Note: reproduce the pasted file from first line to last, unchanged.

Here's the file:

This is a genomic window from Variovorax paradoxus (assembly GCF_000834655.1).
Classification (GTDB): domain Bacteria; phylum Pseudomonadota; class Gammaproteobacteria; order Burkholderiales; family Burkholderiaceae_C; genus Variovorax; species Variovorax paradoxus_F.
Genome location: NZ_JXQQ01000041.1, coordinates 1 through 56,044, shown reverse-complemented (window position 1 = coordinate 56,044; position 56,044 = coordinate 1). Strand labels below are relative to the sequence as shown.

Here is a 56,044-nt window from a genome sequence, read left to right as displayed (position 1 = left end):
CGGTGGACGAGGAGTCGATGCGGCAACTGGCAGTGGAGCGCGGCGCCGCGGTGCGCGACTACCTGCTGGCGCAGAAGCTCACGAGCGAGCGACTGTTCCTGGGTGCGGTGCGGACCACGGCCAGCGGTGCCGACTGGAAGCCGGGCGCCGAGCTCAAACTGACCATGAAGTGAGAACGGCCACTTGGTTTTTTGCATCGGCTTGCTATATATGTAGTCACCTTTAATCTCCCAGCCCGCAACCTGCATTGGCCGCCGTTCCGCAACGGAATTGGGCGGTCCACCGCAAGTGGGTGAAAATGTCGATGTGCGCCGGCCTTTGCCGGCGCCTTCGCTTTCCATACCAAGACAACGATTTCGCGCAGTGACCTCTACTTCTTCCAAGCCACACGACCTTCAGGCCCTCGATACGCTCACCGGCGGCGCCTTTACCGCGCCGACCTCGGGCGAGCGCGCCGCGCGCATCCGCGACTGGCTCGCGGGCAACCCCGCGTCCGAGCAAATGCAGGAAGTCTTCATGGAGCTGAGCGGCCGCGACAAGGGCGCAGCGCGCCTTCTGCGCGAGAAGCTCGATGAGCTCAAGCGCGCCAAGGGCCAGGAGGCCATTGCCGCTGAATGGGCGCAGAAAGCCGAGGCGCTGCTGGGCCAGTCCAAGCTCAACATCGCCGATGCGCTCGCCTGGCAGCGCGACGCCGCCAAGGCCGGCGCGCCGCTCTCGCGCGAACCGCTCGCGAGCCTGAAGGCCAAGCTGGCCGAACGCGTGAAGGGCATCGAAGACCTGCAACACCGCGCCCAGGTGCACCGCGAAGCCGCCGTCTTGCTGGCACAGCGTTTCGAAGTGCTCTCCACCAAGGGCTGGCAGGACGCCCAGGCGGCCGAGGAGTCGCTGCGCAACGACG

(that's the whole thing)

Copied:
This is a genomic window from Variovorax paradoxus (assembly GCF_000834655.1).
Classification (GTDB): domain Bacteria; phylum Pseudomonadota; class Gammaproteobacteria; order Burkholderiales; family Burkholderiaceae_C; genus Variovorax; species Variovorax paradoxus_F.
Genome location: NZ_JXQQ01000041.1, coordinates 1 through 56,044, shown reverse-complemented (window position 1 = coordinate 56,044; position 56,044 = coordinate 1). Strand labels below are relative to the sequence as shown.

Here is a 56,044-nt window from a genome sequence, read left to right as displayed (position 1 = left end):
CGGTGGACGAGGAGTCGATGCGGCAACTGGCAGTGGAGCGCGGCGCCGCGGTGCGCGACTACCTGCTGGCGCAGAAGCTCACGAGCGAGCGACTGTTCCTGGGTGCGGTGCGGACCACGGCCAGCGGTGCCGACTGGAAGCCGGGCGCCGAGCTCAAACTGACCATGAAGTGAGAACGGCCACTTGGTTTTTTGCATCGGCTTGCTATATATGTAGTCACCTTTAATCTCCCAGCCCGCAACCTGCATTGGCCGCCGTTCCGCAACGGAATTGGGCGGTCCACCGCAAGTGGGTGAAAATGTCGATGTGCGCCGGCCTTTGCCGGCGCCTTCGCTTTCCATACCAAGACAACGATTTCGCGCAGTGACCTCTACTTCTTCCAAGCCACACGACCTTCAGGCCCTCGATACGCTCACCGGCGGCGCCTTTACCGCGCCGACCTCGGGCGAGCGCGCCGCGCGCATCCGCGACTGGCTCGCGGGCAACCCCGCGTCCGAGCAAATGCAGGAAGTCTTCATGGAGCTGAGCGGCCGCGACAAGGGCGCAGCGCGCCTTCTGCGCGAGAAGCTCGATGAGCTCAAGCGCGCCAAGGGCCAGGAGGCCATTGCCGCTGAATGGGCGCAGAAAGCCGAGGCGCTGCTGGGCCAGTCCAAGCTCAACATCGCCGATGCGCTCGCCTGGCAGCGCGACGCCGCCAAGGCCGGCGCGCCGCTCTCGCGCGAACCGCTCGCGAGCCTGAAGGCCAAGCTGGCCGAACGCGTGAAGGGCATCGAAGACCTGCAACACCGCGCCCAGGTGCACCGCGAAGCCGCCGTCTTGCTGGCACAGCGTTTCGAAGTGCTCTCCACCAAGGGCTGGCAGGACGCCCAGGCGGCCGAGGAGTCGCTGCGCAACGACG